Stonebow House in York, or 'the Stonebow' to locals, is a post-war brutalist building that clearly stands out against York's historic town centre. In the 1960s, York City Council held a competition to design a mixed retail and office development. The competition was won by Wells, Hickman and Partners, a company based in Charing Cross, London.
The building has always been a point of contention in York, with the wrecking ball hovering precariously over it for a while now. It resides in the York Central Historic Core Conservation Area, and it's proposed that it should be "replaced by [a building] that better responds to the conservation area's characteristics".
Jon Wright, a local architectural historian, is one of the building's main supporters, believing that it's one of the only pieces of evidence that post-war development took place in York: "Once it's gone, it's gone", he remarks.
Despite what many people think, the Stonebow is not a listed building, and with the leasehold ending in 2067, the Stonebow's future is clearly uncertain. [Image Credit: York Press]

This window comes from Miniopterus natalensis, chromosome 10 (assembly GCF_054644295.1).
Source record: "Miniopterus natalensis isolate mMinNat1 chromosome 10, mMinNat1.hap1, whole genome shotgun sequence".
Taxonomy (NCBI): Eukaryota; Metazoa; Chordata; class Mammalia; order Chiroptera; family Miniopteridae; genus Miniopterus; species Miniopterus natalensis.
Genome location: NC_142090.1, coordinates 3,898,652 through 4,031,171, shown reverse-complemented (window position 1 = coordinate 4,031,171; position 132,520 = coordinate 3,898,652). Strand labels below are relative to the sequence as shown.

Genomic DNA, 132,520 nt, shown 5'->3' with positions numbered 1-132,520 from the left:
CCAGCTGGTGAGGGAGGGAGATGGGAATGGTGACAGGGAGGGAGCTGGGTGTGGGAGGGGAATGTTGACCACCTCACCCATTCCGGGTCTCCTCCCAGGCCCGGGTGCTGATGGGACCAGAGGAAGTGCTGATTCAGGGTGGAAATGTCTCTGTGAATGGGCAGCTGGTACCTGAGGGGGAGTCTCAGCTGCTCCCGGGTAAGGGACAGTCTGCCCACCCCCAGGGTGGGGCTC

Civic Centre, Plymouth
Suggested by: fancyabrew
The Civic Centre in Plymouth once had a bright future: another product of post-war prosperity, the building was designed amid much fanfare and enthusiasm.
Construction began in 1959 and the building was officially opened by the Queen on the 26th of July, 1962. The interior and exterior of the building were meticulously designed to provide a welcoming, pleasant environment for its visitors. For example, the tile design in the lobby matched the paving outside, and exotic materials were combined with local craftsmanship to create a luxurious public area.
Despite the building's initial hype, many 'improvements' and modernisations left the building in a poorer state than when it first opened. In the face of all the building's detractors, the Civic Centre achieved Grade II listed status. This doesn't mean the Civic Centre is immune to development or destruction. In fact in 2013, the council announced a £50 million plan to completely gut the building and develop it into a four-star hotel (pictured above). [Image Credit: Plymouth Herald, This is Plymouth]